One Hour Craft has lots of great things to make. Not all needlework, but fun to check out.

Nordic Needle has many types of supplies and books. I am interested in the Hardanger embroidery, as my great-grandparents immigrated from Norway and Denmark and this type of embroidery is very Scandinavian.

As for sewing inspiration, please, please visit Posie. Her little textile goodies are too yummy to miss!

Interweave has all sorts of publications for textile arts and mixed media.

I will post some great links for knitting (especially for you lefties–like me!) and other wholesome pastimes.

Individuality comes out of the closet

When we did our study on homekeeping in October we reasoned from one scripture each day as we colored from this book.  Each day they delighted me with their insight and we enjoyed the study very much. We simply read a scripture and talked about it while they colored. The girls they colored in their books had rainbow hair many days and we had a great time gently reasoning from God’s Word together. I came across some notes I had made while we were talking, my beautiful daughters and I. They are 8.5 and 5.5.

The scripture for that particular day was Proverbs 31:22 and they were reasoning about clothes and why we need them. This is their list.


  • protect us (like a coat or protective gear)
  • cover us (first by God in Genesis)
  • keep us from getting embarrassed (when we are modest)
  • get us certain things (like wearing a uniform)
  • make us unique

I could not have done a better job myself. As for the last one, my oldest daughter has quite a unique perspective on fashion. I love it because she’s comfortable wearing what she likes and not what’s necessarily trendy. You never know what she will come out of her room looking like. (Don’t get me wrong. She’s not a clown, but rather, um, eclectic in her choices.) But she thinks she looks good and her grace and confidence help her to carry off an outfit I never could have worn at her age.

She’s a modest young lady as well, so if I want to question her fashion sense, most times I just smile and let it go. She’s happy being her own person–and that makes me happy too.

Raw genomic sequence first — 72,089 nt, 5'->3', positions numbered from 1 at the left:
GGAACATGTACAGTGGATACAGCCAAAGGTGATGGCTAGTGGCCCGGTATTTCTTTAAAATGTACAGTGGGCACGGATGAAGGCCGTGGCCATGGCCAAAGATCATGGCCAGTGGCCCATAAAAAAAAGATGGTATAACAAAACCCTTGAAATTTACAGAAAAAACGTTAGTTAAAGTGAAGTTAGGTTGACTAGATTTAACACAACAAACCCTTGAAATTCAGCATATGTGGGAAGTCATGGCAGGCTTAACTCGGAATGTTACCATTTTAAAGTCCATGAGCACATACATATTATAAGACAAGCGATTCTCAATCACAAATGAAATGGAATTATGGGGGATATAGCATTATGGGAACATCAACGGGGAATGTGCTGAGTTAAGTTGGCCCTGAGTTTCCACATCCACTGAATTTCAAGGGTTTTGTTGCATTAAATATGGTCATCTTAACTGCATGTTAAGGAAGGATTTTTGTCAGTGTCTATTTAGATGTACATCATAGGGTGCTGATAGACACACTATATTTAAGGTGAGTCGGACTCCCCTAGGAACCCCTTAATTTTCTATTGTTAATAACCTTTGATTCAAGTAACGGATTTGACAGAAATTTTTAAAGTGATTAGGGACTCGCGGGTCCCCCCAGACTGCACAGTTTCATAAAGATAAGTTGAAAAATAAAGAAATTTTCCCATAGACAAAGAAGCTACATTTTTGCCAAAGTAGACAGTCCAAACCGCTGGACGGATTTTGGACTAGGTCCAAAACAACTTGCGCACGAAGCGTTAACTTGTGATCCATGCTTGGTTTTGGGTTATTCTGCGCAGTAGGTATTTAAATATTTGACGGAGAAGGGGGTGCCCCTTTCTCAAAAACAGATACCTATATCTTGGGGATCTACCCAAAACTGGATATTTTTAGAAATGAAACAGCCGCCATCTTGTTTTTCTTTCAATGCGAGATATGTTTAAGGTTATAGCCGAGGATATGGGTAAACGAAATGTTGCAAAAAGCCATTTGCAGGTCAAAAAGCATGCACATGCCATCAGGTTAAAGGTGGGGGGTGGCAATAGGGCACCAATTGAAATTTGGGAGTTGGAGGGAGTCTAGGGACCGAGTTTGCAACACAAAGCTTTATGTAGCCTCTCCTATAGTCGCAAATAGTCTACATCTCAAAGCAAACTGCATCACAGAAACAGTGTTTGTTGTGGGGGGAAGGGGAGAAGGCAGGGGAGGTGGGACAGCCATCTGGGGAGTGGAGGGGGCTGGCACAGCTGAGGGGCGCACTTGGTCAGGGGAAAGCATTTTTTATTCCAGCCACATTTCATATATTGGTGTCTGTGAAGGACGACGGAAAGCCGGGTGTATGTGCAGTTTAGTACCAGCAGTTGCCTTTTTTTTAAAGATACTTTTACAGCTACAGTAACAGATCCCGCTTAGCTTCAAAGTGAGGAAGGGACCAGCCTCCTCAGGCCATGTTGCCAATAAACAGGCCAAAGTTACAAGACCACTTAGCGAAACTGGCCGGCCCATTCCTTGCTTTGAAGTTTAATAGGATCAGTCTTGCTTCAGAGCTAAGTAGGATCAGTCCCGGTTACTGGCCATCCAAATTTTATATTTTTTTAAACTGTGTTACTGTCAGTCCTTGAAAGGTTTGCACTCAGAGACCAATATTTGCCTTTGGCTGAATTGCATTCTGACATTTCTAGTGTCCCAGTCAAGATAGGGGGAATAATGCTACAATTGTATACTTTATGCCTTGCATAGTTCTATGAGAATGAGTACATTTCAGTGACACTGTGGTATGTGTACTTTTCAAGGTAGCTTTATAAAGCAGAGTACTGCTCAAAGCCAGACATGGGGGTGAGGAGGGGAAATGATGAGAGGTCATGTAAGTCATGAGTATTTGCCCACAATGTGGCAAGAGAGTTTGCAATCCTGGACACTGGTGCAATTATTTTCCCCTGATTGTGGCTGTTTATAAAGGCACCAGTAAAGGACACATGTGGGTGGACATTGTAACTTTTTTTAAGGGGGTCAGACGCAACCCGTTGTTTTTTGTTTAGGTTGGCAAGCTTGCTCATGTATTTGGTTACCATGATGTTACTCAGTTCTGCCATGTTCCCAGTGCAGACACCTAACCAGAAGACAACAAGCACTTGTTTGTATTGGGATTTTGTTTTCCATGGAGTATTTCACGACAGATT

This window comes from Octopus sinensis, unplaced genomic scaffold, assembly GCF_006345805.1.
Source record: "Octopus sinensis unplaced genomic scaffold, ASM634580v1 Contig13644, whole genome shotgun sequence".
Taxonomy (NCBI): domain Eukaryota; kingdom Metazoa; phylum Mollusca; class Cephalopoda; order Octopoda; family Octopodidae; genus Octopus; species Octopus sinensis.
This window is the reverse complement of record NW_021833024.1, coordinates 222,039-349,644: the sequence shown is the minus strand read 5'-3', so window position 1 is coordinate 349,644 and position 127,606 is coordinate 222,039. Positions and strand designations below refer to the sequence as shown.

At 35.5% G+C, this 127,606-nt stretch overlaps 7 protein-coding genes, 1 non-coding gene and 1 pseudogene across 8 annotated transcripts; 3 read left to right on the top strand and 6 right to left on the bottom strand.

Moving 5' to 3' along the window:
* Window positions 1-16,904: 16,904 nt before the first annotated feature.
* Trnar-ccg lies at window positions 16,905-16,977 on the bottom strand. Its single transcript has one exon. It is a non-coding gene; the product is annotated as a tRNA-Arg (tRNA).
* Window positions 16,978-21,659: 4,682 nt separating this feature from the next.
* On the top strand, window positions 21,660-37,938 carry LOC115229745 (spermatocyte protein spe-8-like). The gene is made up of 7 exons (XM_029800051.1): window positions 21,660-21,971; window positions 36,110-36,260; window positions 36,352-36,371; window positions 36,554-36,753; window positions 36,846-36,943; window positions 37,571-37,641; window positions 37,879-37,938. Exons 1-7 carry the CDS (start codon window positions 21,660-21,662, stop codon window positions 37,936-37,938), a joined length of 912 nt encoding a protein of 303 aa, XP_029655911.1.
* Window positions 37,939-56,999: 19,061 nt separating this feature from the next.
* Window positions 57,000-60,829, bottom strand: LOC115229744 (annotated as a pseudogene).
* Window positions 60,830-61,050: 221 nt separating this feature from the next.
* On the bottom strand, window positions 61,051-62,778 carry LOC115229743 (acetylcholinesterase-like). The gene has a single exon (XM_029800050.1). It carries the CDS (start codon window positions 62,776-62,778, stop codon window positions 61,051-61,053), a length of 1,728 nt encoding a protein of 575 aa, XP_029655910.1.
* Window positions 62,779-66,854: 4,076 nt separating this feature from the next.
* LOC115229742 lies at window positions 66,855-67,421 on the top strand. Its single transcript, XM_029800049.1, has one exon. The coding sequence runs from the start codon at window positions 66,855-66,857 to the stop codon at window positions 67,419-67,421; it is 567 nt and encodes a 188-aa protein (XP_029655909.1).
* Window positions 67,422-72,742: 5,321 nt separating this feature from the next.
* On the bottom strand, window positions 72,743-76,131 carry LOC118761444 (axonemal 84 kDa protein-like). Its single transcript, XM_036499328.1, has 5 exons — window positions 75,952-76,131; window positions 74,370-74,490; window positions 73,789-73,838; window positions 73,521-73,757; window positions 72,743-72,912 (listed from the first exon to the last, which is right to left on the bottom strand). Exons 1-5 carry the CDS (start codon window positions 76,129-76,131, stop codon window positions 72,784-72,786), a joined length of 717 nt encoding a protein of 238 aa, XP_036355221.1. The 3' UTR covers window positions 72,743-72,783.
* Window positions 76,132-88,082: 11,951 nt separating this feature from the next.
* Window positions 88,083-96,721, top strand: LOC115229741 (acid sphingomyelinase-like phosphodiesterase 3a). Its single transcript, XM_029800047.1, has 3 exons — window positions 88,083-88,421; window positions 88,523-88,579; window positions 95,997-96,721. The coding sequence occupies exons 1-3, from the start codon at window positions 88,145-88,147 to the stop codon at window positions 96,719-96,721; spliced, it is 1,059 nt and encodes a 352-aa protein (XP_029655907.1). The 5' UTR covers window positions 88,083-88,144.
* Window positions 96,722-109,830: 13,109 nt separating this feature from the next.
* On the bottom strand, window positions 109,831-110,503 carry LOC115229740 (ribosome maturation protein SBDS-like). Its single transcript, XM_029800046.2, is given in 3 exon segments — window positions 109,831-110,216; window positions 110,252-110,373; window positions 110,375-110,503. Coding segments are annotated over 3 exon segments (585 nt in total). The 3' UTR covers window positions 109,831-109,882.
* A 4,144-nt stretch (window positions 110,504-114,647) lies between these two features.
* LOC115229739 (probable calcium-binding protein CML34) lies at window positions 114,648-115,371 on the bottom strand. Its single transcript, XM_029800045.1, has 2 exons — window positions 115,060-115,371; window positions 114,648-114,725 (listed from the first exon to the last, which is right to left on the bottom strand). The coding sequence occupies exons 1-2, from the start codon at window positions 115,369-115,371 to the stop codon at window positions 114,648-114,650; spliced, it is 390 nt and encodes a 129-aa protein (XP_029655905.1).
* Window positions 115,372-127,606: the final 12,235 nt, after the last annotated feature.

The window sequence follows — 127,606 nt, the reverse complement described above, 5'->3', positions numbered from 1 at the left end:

Blessing our home: week one

Well I’m late with a recap because I have been pretty ill with a respiratory thing. Here’s what we did last week in our unit on homekeeping.

We defined keeping home. We looked up scriptures and discussed things needed to keep home–diligence, organization, etc. We discussed what it means to “bless” your home. 

We learned about the history of cleaning through the ages with Cleaning the House by John Mala and 300 Years of Housekeeping Collectibles by Linda Franklin.

We drew our unhappy (messy home). We will finish the unit with drawing a happy (clean home).

We read several cleaning books: Five Little Monkeys with Nothing to Do, In a Minute!, Spring Cleaning, Boo and Baa on a Cleaning Spree and Home Tools among them.

We are coloring a picture each day from Doorposts’ coloring book on Psalm 31.

We memorized Psalm 31:10.

We made a kid-safe cleaning solution with baking soda, Borax and water. Now they have a special spray they like to use.

They did worksheets for math. 

And more…

It was a fun week. We learned a lot about cleaning and God’s idea of home keeping and blessing. This week we will continue, but my health has put things on a bit of a hold so far. We will start to work on a schedule and lots more that I will post next week.

Coming home

In my last post I talked about the latest turn in my journey. I am venturing into unit studies and already I am more at home than I have ever been as a home educator. I have come home in more ways than one.

You may be surprised to learn about the topic of my first unit study. It is home keeping. You read right. (It is called home education, right?) That may seem a strange place to start, but you haven’t been to my house. It is a struggle for all of us to stay organized and orderly and it stops here. Now. Here is a snapshot of how this will work at our house.

We will begin with God’s design for women, using a concordance and Webster’s 1828 dictionary. We will also see how God intends for us to live, as children of God. We will note principles, such as God’s orderly nature, God’s Principle of Individuality and Christian self-government. These principles will be the over-arching themes throughout this study. They will reason from God’s Word for themselves what their unique roles as children and as young women are, liberating them to be what God intended.

Once the foundation has been laid and they know why we need to keep a neat home, we will move to the how. This will be things like the history of cleaning around the world, lots of children’s books (fiction and non-fiction) about the topic, samples from literature like Little House on the Prairie. We will mix our own kid-safe cleaning solutions, sew aprons, create charts, estimate task times, and by the end of the month we will have created a chart to keep a neat home together.

After this month is done, we will continue this training. Each Monday will be a sort of “Home Economics” day. We will learn all the things it takes to manage a home well, and do it with Joy. This will include meal preparation and food safety, sewing, cleaning skills, budgeting, shopping and making menus and time management. The other four days will fall into our usual lesson routine. As my son grows older we will teach him these things as well, along with some “manly things” that he will need to know.

It seems strange to say, but I am so excited to realize that it’s okay to teach my kids what I think they should know in this area, and that it can be a part of learning, just as math or history. So I feel the liberty to learn along with them as we start this new life–at home. I hope you will follow along and offer any insight you may have.